And the Sky Full Of Stars

George Will waxes rhapsodic about astronomy, particularly the massive new Keck telescope in Hawaii, in tomorrow's WashPost.

Notes Will:

"We are curious people," says Keck Observatory director Frederic Chaffee matter-of-factly. "And the universe is an amazing place." The most amazing things in it are the curious creatures. They have evolved literally from stardust, becoming conscious beings capable of building -- indeed, their glory is that they are, in a sense, incapable of not building -- mountaintop telescopes, silhouetted against the edge of the atmosphere, searching for clues as to how all this started and how it will end.


I agree with Will's awe over the incredible technology that allows us to look ever further into the Universe. But it's well past time to take tne next step and stop just looking out at the stars and go there already!
Another Reason to Get Rid of Saddam

Diane at Letter From Gotham has this to say about Saddam Hussein:

Opponents of a proposed invasion of Iraq claim that Saddam may be brutal, but he is rational, and therefore his removal from power is unnecessary, because he knows that he will never have the capacity to challenge the United States seriously. One false move, they say, and he’s history. Saddam knows that.

There’s a very simple refutation of this, which is: not all rational people come to the same conclusions when faced with the same facts. Take a look at the history of science. Scientific discovery is made up of rational people who come to very different conclusions regarding the evidence. Only after long intellectual battles are scientific truths admitted. Why should the “real world” of politics and resources be any more peaceful than the rarefied realm of scientific discourse? (Answer: it isn’t.)

It is quite possible for Saddam Hussein to conclude that the United States could be severely damaged by a series of nuclear detonations in American cities. It would be absolutely rational for Saddam to conclude that he should string the world along while arming terrorist organizations whose sole purpose is to do just this. He would be thoroughly justified in believing that the US reaction would be to scurry around hysterically and mount an ineffectual military response.

He would be absolutely wrong to believe this. We would wipe him out in short order. But it wouldn’t be irrational for him to come to the wrong conclusions, and--we can't afford to test this thesis.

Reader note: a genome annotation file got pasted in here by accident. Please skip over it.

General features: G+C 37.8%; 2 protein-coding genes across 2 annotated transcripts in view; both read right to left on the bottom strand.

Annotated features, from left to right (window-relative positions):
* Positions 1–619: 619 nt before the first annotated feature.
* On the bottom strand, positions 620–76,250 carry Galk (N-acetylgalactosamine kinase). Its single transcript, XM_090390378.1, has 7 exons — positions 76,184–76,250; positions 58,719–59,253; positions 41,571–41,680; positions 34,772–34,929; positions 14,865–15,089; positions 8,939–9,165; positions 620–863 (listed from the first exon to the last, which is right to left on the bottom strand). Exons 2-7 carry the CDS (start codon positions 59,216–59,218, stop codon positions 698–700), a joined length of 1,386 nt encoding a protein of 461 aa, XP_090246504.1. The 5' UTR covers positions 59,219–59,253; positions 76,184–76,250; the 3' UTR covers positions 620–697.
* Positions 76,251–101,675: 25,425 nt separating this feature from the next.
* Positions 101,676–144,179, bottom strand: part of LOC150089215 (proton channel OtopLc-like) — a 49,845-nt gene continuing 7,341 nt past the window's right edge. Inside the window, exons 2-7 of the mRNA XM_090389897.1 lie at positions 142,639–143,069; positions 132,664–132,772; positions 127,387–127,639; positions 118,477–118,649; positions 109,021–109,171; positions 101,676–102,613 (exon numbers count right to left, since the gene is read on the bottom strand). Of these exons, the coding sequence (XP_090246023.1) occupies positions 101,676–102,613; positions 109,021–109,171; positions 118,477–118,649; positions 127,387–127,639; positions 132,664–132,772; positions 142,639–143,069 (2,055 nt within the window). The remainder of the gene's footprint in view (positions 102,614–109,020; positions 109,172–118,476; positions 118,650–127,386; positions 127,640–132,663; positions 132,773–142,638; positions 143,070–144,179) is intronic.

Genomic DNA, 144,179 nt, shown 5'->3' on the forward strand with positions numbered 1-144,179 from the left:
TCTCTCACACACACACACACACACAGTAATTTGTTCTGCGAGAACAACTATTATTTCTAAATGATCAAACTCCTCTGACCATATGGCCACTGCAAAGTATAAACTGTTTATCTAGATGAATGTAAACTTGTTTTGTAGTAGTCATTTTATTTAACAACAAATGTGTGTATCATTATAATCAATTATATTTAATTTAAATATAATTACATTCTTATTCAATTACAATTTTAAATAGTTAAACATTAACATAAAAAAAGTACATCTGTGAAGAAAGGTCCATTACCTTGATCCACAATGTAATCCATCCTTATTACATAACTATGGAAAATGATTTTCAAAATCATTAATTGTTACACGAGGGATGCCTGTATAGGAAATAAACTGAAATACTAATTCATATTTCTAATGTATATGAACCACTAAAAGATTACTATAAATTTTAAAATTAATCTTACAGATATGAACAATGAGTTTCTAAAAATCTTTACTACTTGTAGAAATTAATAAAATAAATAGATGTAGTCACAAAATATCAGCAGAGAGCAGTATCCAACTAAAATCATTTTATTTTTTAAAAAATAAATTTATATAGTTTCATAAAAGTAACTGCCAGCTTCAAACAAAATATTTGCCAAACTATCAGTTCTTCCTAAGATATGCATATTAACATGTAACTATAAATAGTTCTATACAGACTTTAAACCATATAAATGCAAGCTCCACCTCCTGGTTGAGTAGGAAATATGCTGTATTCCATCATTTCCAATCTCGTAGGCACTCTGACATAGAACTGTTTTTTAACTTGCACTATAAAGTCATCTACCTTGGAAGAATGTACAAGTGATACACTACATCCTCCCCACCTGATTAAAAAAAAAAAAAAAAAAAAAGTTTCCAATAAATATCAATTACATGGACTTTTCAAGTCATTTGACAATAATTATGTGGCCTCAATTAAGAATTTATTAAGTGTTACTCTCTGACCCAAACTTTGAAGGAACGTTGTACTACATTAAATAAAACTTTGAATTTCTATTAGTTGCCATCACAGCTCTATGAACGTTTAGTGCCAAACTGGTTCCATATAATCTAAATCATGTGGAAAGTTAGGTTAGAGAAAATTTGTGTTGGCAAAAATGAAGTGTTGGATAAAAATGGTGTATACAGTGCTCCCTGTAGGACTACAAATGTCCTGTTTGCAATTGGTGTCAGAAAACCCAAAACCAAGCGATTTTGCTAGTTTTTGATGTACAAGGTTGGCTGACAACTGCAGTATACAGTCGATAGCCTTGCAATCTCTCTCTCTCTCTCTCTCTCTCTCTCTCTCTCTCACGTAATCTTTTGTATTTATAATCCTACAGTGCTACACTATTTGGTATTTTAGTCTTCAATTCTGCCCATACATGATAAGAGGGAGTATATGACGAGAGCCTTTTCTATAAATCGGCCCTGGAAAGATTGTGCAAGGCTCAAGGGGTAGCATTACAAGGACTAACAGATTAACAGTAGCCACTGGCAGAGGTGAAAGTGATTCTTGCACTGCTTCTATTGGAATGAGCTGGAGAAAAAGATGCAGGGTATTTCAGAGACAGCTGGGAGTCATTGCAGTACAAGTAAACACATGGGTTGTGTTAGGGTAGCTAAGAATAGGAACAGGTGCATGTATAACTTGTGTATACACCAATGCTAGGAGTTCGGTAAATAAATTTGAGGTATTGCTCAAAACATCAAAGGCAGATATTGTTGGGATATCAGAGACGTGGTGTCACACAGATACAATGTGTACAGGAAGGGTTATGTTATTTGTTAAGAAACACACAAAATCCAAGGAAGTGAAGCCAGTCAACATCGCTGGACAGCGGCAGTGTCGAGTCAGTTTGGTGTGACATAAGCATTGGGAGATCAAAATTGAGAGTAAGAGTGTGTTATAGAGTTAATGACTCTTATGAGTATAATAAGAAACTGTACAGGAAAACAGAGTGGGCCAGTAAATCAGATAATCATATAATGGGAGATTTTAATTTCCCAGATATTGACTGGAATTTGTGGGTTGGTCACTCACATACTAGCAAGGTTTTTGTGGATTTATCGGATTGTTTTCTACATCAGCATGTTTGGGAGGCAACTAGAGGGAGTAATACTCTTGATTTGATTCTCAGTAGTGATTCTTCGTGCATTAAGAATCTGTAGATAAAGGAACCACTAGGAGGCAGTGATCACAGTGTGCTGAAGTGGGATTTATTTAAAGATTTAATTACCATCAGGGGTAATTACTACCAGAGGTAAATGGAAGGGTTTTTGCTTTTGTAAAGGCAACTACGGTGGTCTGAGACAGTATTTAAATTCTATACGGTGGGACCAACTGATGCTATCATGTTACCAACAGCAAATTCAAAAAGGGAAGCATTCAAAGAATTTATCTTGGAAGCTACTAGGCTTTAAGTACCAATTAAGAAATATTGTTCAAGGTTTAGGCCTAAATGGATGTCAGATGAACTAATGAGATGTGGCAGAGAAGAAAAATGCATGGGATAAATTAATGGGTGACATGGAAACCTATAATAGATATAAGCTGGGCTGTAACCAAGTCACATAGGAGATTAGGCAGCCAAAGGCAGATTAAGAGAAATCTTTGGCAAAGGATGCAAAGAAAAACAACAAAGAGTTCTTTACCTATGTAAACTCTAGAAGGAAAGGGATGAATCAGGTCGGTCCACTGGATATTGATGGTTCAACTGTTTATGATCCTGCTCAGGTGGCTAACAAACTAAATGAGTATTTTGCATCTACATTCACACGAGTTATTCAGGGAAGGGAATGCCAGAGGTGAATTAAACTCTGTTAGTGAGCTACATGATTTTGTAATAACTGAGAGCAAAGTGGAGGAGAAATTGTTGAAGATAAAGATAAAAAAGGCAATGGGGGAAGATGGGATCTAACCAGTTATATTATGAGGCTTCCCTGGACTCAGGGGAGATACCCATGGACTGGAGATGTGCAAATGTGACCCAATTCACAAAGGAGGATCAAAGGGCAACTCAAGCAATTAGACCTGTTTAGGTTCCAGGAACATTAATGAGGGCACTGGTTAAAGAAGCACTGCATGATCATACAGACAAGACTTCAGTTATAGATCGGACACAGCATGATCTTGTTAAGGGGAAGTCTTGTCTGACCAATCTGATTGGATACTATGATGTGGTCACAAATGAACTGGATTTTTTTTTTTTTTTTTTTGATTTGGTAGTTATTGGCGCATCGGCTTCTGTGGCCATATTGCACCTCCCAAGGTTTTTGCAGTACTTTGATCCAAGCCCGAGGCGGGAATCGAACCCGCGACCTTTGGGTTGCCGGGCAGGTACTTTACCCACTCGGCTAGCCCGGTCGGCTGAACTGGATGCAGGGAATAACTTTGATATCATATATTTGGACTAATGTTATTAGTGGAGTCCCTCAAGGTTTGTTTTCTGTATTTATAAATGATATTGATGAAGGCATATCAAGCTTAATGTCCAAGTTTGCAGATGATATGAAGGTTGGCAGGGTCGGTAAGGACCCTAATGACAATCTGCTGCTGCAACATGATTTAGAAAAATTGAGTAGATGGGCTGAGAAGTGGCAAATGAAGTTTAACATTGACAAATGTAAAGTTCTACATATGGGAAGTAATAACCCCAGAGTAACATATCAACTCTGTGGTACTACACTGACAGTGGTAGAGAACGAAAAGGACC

The plotters of the September 11 attacks may well have believed something similar; and given our response to the first WTC bombing in '93, and the embassy bombings in '98, and the complete lack of response to the USS Cole bombing, they had some evidence to back up that belief.

Every day we delay dealing with Saddam will only encourage that belief further, and will only lead to more attacks on us.
More Outside Reading

Head on over to Rand Simberg's blog; he's got a couple of really interesting articles up there this morning. One discusses the Constitution and the Supreme Court generally, and the second is about the Electoral College.

Good stuff; check it out.
More On North Carolina and the Koran

Check out this article by Eugene Volokh about the UNC/Koran debate.

I'll stand by what I said earlier: it's not so much studying the Koran that's the problem, but picking a single book - which, as Jeff Durkin points out, is a study of the Koran as literature rather than a historical or religious analysis of it, and only the earlier-written parts of the Koran at that - is not the way to go about it.


No Strike

The owners and players of Major League Baseball reached an agreement today, ensuring that there will be no work stoppage.

From the initial reports, it looks as though, with public opinion mystifingly against them, the players, more or less, gave in.

I'm glad they're going to keep playing. But I don't like that the owners "won". They've been, as I've said here many times, dishonest straight through this whole negotiation, and that hasn't changed one bit.

One thing the new agreement doesn't apparently include is a requirement that teams benefitting from revenue sharing and the luxury tax invest that money in the team. So it's probalby going to go directly into the profits of the owners; as ESPN.com's Ray Ratto said:

the teams that don't try now aren't going to try any harder now that the business has been made safer for the cheap, the lazy and the pathologically incompetent.

That includes San Diego owner John Moores, who publicly stated that he was willing to lose both the remainder of this season and next season to get a better deal; and Tom Hicks of Texas, who paid $100 million more than anyone else offered to Alex Rodriguez (but Rodriguez is routinely cited as a villain in this whole mess as "the highest paid player in baseball" - anyone who'd turn down $252 million dollars if they offered it to you, please raise your hands, OK?) but who whines about George Steinbrenner's free-spending ways; and on and on and on...